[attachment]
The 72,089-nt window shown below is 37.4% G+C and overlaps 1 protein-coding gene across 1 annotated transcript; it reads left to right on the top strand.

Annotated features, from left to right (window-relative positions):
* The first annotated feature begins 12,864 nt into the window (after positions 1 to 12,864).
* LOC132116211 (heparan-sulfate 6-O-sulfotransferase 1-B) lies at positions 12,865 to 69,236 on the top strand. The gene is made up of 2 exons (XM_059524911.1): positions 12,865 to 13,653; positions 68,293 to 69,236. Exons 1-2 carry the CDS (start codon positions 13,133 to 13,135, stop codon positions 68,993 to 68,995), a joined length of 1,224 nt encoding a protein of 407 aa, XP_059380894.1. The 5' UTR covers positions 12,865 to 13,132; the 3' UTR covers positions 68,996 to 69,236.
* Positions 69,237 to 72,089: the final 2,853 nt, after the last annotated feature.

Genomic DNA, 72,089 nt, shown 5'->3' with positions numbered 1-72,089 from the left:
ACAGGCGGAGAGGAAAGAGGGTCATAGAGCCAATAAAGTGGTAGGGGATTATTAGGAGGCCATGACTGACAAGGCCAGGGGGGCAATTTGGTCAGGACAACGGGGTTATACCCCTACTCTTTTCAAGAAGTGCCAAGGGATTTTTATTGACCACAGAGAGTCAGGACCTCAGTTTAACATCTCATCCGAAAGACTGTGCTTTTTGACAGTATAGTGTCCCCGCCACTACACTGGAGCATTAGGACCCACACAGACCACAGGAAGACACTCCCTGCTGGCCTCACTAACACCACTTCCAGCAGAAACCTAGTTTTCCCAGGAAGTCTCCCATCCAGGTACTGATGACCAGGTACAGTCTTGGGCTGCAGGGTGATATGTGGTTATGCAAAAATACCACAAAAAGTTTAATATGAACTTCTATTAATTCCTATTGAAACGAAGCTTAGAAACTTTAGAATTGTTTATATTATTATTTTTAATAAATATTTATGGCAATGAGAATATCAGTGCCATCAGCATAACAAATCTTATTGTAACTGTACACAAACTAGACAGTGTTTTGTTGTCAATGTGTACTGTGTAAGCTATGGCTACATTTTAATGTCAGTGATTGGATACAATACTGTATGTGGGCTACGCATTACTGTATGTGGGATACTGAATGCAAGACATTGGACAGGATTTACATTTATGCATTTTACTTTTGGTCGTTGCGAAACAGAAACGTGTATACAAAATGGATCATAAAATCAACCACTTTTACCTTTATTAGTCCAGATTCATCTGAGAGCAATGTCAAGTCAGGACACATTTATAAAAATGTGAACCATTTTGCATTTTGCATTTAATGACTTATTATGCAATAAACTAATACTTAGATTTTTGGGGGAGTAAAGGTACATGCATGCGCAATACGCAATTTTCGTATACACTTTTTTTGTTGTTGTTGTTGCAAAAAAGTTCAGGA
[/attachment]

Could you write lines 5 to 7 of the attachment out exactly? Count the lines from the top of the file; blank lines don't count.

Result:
* Positions 69,237 to 72,089: the final 2,853 nt, after the last annotated feature.

Genomic DNA, 72,089 nt, shown 5'->3' with positions numbered 1-72,089 from the left:
ACAGGCGGAGAGGAAAGAGGGTCATAGAGCCAATAAAGTGGTAGGGGATTATTAGGAGGCCATGACTGACAAGGCCAGGGGGGCAATTTGGTCAGGACAACGGGGTTATACCCCTACTCTTTTCAAGAAGTGCCAAGGGATTTTTATTGACCACAGAGAGTCAGGACCTCAGTTTAACATCTCATCCGAAAGACTGTGCTTTTTGACAGTATAGTGTCCCCGCCACTACACTGGAGCATTAGGACCCACACAGACCACAGGAAGACACTCCCTGCTGGCCTCACTAACACCACTTCCAGCAGAAACCTAGTTTTCCCAGGAAGTCTCCCATCCAGGTACTGATGACCAGGTACAGTCTTGGGCTGCAGGGTGATATGTGGTTATGCAAAAATACCACAAAAAGTTTAATATGAACTTCTATTAATTCCTATTGAAACGAAGCTTAGAAACTTTAGAATTGTTTATATTATTATTTTTAATAAATATTTATGGCAATGAGAATATCAGTGCCATCAGCATAACAAATCTTATTGTAACTGTACACAAACTAGACAGTGTTTTGTTGTCAATGTGTACTGTGTAAGCTATGGCTACATTTTAATGTCAGTGATTGGATACAATACTGTATGTGGGCTACGCATTACTGTATGTGGGATACTGAATGCAAGACATTGGACAGGATTTACATTTATGCATTTTACTTTTGGTCGTTGCGAAACAGAAACGTGTATACAAAATGGATCATAAAATCAACCACTTTTACCTTTATTAGTCCAGATTCATCTGAGAGCAATGTCAAGTCAGGACACATTTATAAAAATGTGAACCATTTTGCATTTTGCATTTAATGACTTATTATGCAATAAACTAATACTTAGATTTTTGGGGGAGTAAAGGTACATGCATGCGCAATACGCAATTTTCGTATACACTTTTTTTGTTGTTGTTGTTGCAAAAAAGTTCAGGA